As a primary backer of the Syrian government, Iran has argued vehemently against US airstrikes, warned that sectarian "fire" will spread, and that jihadi rebels may have been behind the Aug. 21 chemical weapons attack that US officials say killed more than 1,400 people near Damascus.
According to leaked diplomatic correspondence, Iran has been warning Washington since July 2012 that Sunni rebel fighters have acquired chemical weapons, and called on the US to send “an immediate and serious warning” to rebel groups not to use them.
In a letter acquired by The Christian Science Monitor that was sent sometime in the spring, Iran told American officials that, as a "supporter" of the rebels, the US would be held responsible for any rebel use of chemical weapons.
Iran amplified those year-old warnings over the weekend in its strongest public comments to date linking the rebels with a chemical weapons, echoing Russia's dismissal of American assurances that President Bashar al-Assad's forces were to blame. The comments come as the US Congress prepares to vote on military strikes.
“There is ample intelligence that takfiri [extremist] groups are in possession of chemical arms,” Iran’s Foreign Minister Mohammad Javad Zarif said on Sunday during a visit to Iraq, according to state-run PressTV. “Extremists and takfiris are a threat to the whole region.” Semi-official Fars News Agency headlined its story: “Iranian FM refutes US claims on Syria’s use of chemical weapons.”
Iran says that it warned the United States directly, in mid- and late- 2012, and at least once after that, about the risks of chemical weapons among the rebels. The letter acquired by the Monitor references messages from July 18 and Dec. 1, 2012.
According to the English translation that accompanies the one-page Persian document, the letter reads: “Alerting [worrying] news has been published about the preparations of insurgent forces in Syria for using chemical weapons/elements."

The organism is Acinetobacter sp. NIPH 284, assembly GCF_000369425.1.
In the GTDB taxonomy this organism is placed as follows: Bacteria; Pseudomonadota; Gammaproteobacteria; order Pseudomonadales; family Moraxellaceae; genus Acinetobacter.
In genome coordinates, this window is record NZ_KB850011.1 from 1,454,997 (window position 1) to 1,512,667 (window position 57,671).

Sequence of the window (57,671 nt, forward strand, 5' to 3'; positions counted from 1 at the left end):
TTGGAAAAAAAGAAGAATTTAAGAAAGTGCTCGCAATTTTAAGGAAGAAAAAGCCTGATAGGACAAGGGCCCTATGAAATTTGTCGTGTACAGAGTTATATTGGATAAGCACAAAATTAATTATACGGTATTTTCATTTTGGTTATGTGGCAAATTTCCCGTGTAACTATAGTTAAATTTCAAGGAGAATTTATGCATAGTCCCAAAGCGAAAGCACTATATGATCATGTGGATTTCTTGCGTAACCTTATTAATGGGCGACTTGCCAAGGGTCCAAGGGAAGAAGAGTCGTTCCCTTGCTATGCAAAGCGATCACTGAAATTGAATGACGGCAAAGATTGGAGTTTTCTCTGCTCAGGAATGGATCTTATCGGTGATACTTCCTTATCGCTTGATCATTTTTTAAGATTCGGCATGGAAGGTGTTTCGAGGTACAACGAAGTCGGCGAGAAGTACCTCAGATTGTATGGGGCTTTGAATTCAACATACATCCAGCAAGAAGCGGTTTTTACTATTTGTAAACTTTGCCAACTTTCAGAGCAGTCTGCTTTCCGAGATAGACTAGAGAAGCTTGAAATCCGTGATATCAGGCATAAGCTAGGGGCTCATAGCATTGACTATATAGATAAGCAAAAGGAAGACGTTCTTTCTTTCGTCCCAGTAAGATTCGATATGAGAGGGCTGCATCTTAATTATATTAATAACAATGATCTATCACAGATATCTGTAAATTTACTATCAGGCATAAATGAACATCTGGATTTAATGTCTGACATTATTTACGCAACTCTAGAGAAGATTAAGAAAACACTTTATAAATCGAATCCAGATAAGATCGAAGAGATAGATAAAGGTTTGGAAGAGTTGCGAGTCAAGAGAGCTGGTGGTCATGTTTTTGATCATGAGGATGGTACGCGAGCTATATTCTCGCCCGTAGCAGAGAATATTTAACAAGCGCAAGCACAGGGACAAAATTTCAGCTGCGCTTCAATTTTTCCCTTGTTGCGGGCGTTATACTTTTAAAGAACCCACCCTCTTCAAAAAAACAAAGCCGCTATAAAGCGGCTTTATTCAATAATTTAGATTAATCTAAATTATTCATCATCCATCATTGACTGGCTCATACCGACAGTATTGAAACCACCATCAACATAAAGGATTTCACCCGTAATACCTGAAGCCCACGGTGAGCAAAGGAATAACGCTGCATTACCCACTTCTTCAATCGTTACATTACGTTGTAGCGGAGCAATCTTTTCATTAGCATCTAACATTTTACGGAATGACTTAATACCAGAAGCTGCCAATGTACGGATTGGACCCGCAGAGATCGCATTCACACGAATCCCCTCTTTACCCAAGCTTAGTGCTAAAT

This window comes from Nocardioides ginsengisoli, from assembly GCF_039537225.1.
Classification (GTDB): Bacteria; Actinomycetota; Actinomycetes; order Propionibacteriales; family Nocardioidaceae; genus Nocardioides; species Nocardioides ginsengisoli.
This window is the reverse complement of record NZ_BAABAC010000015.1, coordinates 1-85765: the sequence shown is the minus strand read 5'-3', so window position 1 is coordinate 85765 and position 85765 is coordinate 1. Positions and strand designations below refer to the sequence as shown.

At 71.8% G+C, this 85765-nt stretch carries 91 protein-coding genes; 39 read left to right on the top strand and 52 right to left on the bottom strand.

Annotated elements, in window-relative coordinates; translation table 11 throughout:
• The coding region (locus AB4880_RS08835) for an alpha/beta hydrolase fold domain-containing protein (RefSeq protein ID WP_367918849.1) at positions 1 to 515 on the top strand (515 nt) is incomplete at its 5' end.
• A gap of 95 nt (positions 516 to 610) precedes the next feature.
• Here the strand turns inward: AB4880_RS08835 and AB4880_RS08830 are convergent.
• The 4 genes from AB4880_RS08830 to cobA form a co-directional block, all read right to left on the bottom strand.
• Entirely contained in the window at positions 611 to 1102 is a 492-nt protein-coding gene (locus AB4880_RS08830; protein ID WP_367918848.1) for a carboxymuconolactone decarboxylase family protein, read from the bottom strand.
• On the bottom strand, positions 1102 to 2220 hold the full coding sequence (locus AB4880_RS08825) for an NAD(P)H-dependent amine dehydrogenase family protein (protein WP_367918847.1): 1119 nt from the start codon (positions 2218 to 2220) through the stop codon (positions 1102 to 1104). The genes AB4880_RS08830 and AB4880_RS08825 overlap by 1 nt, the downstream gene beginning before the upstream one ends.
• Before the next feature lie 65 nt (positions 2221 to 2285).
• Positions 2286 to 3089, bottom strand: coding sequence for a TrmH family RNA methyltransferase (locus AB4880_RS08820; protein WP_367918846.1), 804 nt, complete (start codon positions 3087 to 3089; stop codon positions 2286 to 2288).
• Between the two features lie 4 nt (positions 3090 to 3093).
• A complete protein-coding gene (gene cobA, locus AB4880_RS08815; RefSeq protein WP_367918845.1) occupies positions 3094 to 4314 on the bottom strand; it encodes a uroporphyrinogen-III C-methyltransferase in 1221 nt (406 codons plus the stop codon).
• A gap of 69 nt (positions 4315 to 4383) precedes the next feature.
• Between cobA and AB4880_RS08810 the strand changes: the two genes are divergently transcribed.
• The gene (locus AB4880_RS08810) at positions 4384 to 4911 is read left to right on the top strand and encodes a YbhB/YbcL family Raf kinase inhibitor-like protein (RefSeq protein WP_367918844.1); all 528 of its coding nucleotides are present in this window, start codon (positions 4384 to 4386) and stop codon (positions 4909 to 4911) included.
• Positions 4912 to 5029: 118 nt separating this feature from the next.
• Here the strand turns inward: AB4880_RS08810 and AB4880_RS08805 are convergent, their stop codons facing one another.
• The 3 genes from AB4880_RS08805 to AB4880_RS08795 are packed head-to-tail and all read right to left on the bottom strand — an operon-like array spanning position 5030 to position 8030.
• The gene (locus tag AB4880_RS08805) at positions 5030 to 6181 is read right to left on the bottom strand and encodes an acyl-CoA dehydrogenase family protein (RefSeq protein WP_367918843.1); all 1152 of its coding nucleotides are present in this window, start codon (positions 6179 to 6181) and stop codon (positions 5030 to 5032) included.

Iran “holds responsible, in addition to the elements of violent forces, their supporter countries including the American government, for any resort to chemical weapons/elements by those insurgent forces,” it states.
The letter makes no reference to the possibility of chemical weapons use by Syria itself – holder of the world’s third-largest chemical arsenal. Nor does it acknowledge that if the same argument was applied to the regime, then Iran and Russia, Syria's closest supporters, would likewise be held responsible for any regime use of chemical weapons.
The Iranian letter is undated and was produced by the previous government under President Mahmoud Ahmadinejad, according to informed sources in Iran who provided a copy to the Monitor on the condition that they not be further identified.
A US State Department official would not verify the authenticity of the letter as a matter of policy, stating: “We don’t comment on diplomatic correspondence.”
Neither the Persian and English versions of the letter seen by the Monitor have any official letterhead or other identifying marks, but that is not unheard of with sensitive Iranian communications. The grand bargain offer sent by Tehran to the White House in 2003, for example, looked similarly “clean” – authentic and with approval from Iran’s highest authorities, yet with no sign of that on the document itself.
Since the Aug. 21 attack, Iranian officials have repeatedly stated their opposition to chemical weapons use by any side – a policy that has been consistent since Iran was targeted by chemical munitions repeated in the Iran-Iraq War of the 1980s. But they has sent mixed messages about who they believe was responsible for this attack on the rebel-held suburbs of Damascus.